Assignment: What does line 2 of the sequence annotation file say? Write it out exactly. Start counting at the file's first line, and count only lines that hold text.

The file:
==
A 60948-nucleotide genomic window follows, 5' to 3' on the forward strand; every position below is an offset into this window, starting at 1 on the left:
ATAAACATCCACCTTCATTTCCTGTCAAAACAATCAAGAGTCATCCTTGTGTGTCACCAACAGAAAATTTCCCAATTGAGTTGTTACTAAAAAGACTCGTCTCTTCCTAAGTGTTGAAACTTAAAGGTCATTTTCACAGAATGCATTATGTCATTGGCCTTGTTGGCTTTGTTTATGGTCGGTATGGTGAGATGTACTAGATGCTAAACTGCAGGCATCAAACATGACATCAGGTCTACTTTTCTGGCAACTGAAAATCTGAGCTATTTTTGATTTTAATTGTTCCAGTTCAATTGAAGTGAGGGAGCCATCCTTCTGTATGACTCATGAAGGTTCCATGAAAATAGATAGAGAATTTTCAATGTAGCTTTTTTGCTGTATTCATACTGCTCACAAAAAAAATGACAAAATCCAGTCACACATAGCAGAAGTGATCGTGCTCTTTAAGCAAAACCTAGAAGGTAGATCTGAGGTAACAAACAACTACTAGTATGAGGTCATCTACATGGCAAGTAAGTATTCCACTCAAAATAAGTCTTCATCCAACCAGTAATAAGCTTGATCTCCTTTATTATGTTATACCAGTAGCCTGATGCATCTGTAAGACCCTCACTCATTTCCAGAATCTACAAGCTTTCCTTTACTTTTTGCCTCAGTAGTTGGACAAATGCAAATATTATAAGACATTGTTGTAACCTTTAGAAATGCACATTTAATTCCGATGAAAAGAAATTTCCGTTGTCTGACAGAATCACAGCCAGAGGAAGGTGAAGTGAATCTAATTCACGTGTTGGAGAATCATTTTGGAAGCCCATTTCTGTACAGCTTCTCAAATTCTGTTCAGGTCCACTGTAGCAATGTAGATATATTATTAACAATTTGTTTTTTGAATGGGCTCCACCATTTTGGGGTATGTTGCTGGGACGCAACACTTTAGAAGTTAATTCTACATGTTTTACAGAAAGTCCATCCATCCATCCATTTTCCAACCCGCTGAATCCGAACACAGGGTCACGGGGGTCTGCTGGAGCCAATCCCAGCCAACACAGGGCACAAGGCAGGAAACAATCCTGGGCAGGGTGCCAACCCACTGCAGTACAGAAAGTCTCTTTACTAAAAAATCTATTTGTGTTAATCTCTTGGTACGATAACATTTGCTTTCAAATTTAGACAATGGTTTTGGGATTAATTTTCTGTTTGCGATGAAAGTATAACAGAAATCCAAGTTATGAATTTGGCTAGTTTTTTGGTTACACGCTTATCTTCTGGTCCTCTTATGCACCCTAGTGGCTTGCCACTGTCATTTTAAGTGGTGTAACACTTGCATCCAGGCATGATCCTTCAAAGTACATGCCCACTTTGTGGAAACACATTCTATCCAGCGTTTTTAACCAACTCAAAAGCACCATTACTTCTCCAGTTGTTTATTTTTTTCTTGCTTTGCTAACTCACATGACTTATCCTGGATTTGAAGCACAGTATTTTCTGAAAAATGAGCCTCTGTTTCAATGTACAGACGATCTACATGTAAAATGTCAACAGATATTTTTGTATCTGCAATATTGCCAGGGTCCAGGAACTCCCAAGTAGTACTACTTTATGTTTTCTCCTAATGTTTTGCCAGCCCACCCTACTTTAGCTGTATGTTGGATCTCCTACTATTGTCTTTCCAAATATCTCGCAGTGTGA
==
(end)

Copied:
ATAAACATCCACCTTCATTTCCTGTCAAAACAATCAAGAGTCATCCTTGTGTGTCACCAACAGAAAATTTCCCAATTGAGTTGTTACTAAAAAGACTCGTCTCTTCCTAAGTGTTGAAACTTAAAGGTCATTTTCACAGAATGCATTATGTCATTGGCCTTGTTGGCTTTGTTTATGGTCGGTATGGTGAGATGTACTAGATGCTAAACTGCAGGCATCAAACATGACATCAGGTCTACTTTTCTGGCAACTGAAAATCTGAGCTATTTTTGATTTTAATTGTTCCAGTTCAATTGAAGTGAGGGAGCCATCCTTCTGTATGACTCATGAAGGTTCCATGAAAATAGATAGAGAATTTTCAATGTAGCTTTTTTGCTGTATTCATACTGCTCACAAAAAAAATGACAAAATCCAGTCACACATAGCAGAAGTGATCGTGCTCTTTAAGCAAAACCTAGAAGGTAGATCTGAGGTAACAAACAACTACTAGTATGAGGTCATCTACATGGCAAGTAAGTATTCCACTCAAAATAAGTCTTCATCCAACCAGTAATAAGCTTGATCTCCTTTATTATGTTATACCAGTAGCCTGATGCATCTGTAAGACCCTCACTCATTTCCAGAATCTACAAGCTTTCCTTTACTTTTTGCCTCAGTAGTTGGACAAATGCAAATATTATAAGACATTGTTGTAACCTTTAGAAATGCACATTTAATTCCGATGAAAAGAAATTTCCGTTGTCTGACAGAATCACAGCCAGAGGAAGGTGAAGTGAATCTAATTCACGTGTTGGAGAATCATTTTGGAAGCCCATTTCTGTACAGCTTCTCAAATTCTGTTCAGGTCCACTGTAGCAATGTAGATATATTATTAACAATTTGTTTTTTGAATGGGCTCCACCATTTTGGGGTATGTTGCTGGGACGCAACACTTTAGAAGTTAATTCTACATGTTTTACAGAAAGTCCATCCATCCATCCATTTTCCAACCCGCTGAATCCGAACACAGGGTCACGGGGGTCTGCTGGAGCCAATCCCAGCCAACACAGGGCACAAGGCAGGAAACAATCCTGGGCAGGGTGCCAACCCACTGCAGTACAGAAAGTCTCTTTACTAAAAAATCTATTTGTGTTAATCTCTTGGTACGATAACATTTGCTTTCAAATTTAGACAATGGTTTTGGGATTAATTTTCTGTTTGCGATGAAAGTATAACAGAAATCCAAGTTATGAATTTGGCTAGTTTTTTGGTTACACGCTTATCTTCTGGTCCTCTTATGCACCCTAGTGGCTTGCCACTGTCATTTTAAGTGGTGTAACACTTGCATCCAGGCATGATCCTTCAAAGTACATGCCCACTTTGTGGAAACACATTCTATCCAGCGTTTTTAACCAACTCAAAAGCACCATTACTTCTCCAGTTGTTTATTTTTTTCTTGCTTTGCTAACTCACATGACTTATCCTGGATTTGAAGCACAGTATTTTCTGAAAAATGAGCCTCTGTTTCAATGTACAGACGATCTACATGTAAAATGTCAACAGATATTTTTGTATCTGCAATATTGCCAGGGTCCAGGAACTCCCAAGTAGTACTACTTTATGTTTTCTCCTAATGTTTTGCCAGCCCACCCTACTTTAGCTGTATGTTGGATCTCCTACTATTGTCTTTCCAAATATCTCGCAGTGTGA